Flying high while also helping communities

Drone program helps with agriculture in Africa

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Flying high while also helping communities

courtesy of Dr. Joe Messina, Michigan State University

courtesy of Dr. Joe Messina, Michigan State University

courtesy of Dr. Joe Messina, Michigan State University

Sadie Layher, Staff Reporter

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An Oakland University professor and a Michigan State University graduate student were part of a team using drones for research in Africa. Doctor Jon Carroll of Oakland was chosen to work on the the project because of his expertise in unmanned flying objects such as drones. Carroll is a Registered Professional Archaeologist, FAA-licensed drone pilot and assistant professor in OU’s Department of Sociology, Anthropology, Social Work and Criminal Justice.

“What’s going to be useful is that there are a lot of sophisticated but accessible technology out there,” Carroll said. “[This] allows us to make decisions of what’s best to move forward.”

The project is titled “Precision Agriculture for Smallholder Systems in Africa,” and is a part of Feed the Future. Feed the Future is a United States government global hunger and food security initiative.

This initiative and project is funded by the U.S. Agency for International Development (USAID). It is in collaboration with Michigan State’s Center for Global Change and Earth Observations and Kansas State University’s Sustainable Intensification Innovation Lab.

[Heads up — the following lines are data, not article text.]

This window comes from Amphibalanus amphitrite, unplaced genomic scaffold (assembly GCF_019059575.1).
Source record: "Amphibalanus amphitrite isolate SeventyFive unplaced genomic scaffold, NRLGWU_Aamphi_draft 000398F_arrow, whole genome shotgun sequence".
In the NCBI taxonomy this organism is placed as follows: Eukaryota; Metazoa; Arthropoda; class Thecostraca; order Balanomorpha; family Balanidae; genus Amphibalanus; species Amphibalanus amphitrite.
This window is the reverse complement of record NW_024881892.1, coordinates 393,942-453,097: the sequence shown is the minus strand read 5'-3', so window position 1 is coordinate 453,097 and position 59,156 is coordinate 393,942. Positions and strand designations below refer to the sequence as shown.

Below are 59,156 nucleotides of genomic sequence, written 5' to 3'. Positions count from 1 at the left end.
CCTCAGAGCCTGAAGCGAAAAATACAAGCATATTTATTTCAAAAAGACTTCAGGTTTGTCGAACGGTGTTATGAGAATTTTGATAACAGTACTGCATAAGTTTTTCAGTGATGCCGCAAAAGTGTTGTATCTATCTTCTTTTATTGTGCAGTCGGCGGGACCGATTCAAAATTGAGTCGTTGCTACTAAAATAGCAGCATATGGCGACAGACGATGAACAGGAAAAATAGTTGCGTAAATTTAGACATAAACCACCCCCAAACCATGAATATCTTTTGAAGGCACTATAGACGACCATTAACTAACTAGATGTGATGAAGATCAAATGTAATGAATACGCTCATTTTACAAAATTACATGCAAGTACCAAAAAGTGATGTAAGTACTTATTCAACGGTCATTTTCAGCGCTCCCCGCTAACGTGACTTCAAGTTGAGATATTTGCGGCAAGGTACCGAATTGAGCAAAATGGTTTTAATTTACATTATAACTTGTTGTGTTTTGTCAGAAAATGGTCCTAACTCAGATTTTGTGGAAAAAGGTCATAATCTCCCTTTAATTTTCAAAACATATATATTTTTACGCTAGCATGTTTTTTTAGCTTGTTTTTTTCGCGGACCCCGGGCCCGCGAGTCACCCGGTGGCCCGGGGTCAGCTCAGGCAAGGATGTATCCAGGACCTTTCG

Carroll is typically involved with archeology abroad. He was chosen because he was a part of Center for Global Change during his time as a graduate student at Michigan State.

Brad Peter, a MSU graduate student, involved with this project, which took place in Malawi which is a landlocked country on the east side of the African continent parallel with Madagascar.

I initially became involved in this project after taking a geocomputation course with my now adviser, Doctor Joseph Messina,” Peter said. “I have always enjoyed answering “where” questions using geospatial techniques, and he approached me with an opportunity to join a project investigating where marginal agricultural lands in Malawi exist and what makes them marginal.”

The drones were specifically used to map the land both geographically and precisely. The mapping was used primarily for finding where the best land to farm was. The drone could produce graphs which showed were the most water and healthy soil were located. This is Carroll’s first experience with his drones being used for agriculture.

According to Peter, Malawi has very diverse geomorphology, also known as the physical features of the surface of the earth and their relation to its geological structures. Malawi has one of the largest freshwater lakes in the world and is home to many mountains.

“Aside from the beauty, Malawi is facing issues associated with shifting rainfall patterns, soil degradation, population growth and food security,” Peter stated. “Being a geographer, I see immense value in maps and spatial data and enjoy using such techniques to tackle pressing world problems.”

The drones also make it so different researchers can download the video. This way they can view what the group has seen first hand. According to Carroll, he is continually working on different kinds of analysis, with different fields and areas to tie together into a larger picture. This way the videos and the drones can tie into a solution to agricultural difficulties in Malawi.

“It’s a great place to conduct research and is known rightfully as the ‘warm heart of Africa’,” Peter said.